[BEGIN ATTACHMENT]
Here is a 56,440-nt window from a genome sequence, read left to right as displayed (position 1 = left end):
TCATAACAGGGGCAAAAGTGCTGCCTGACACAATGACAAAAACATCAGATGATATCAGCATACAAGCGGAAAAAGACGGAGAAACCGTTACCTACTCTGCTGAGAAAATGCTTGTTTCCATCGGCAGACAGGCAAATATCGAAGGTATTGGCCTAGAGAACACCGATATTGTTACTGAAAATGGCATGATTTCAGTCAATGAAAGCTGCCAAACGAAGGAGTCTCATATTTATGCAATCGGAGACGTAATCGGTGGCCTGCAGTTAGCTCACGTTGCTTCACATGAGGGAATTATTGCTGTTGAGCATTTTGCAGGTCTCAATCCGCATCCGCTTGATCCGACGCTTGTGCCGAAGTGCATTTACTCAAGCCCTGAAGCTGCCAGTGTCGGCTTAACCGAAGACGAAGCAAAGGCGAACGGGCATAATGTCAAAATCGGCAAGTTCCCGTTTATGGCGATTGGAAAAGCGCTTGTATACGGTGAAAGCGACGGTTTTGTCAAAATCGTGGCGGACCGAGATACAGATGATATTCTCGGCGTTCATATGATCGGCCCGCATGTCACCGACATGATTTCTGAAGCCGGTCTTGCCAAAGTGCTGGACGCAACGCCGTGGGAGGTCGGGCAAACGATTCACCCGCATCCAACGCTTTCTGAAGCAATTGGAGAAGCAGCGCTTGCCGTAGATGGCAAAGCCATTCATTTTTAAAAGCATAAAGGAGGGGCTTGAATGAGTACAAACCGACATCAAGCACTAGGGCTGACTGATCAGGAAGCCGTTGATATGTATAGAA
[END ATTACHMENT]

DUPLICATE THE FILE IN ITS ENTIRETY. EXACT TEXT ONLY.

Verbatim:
Here is a 56,440-nt window from a genome sequence, read left to right as displayed (position 1 = left end):
TCATAACAGGGGCAAAAGTGCTGCCTGACACAATGACAAAAACATCAGATGATATCAGCATACAAGCGGAAAAAGACGGAGAAACCGTTACCTACTCTGCTGAGAAAATGCTTGTTTCCATCGGCAGACAGGCAAATATCGAAGGTATTGGCCTAGAGAACACCGATATTGTTACTGAAAATGGCATGATTTCAGTCAATGAAAGCTGCCAAACGAAGGAGTCTCATATTTATGCAATCGGAGACGTAATCGGTGGCCTGCAGTTAGCTCACGTTGCTTCACATGAGGGAATTATTGCTGTTGAGCATTTTGCAGGTCTCAATCCGCATCCGCTTGATCCGACGCTTGTGCCGAAGTGCATTTACTCAAGCCCTGAAGCTGCCAGTGTCGGCTTAACCGAAGACGAAGCAAAGGCGAACGGGCATAATGTCAAAATCGGCAAGTTCCCGTTTATGGCGATTGGAAAAGCGCTTGTATACGGTGAAAGCGACGGTTTTGTCAAAATCGTGGCGGACCGAGATACAGATGATATTCTCGGCGTTCATATGATCGGCCCGCATGTCACCGACATGATTTCTGAAGCCGGTCTTGCCAAAGTGCTGGACGCAACGCCGTGGGAGGTCGGGCAAACGATTCACCCGCATCCAACGCTTTCTGAAGCAATTGGAGAAGCAGCGCTTGCCGTAGATGGCAAAGCCATTCATTTTTAAAAGCATAAAGGAGGGGCTTGAATGAGTACAAACCGACATCAAGCACTAGGGCTGACTGATCAGGAAGCCGTTGATATGTATAGAA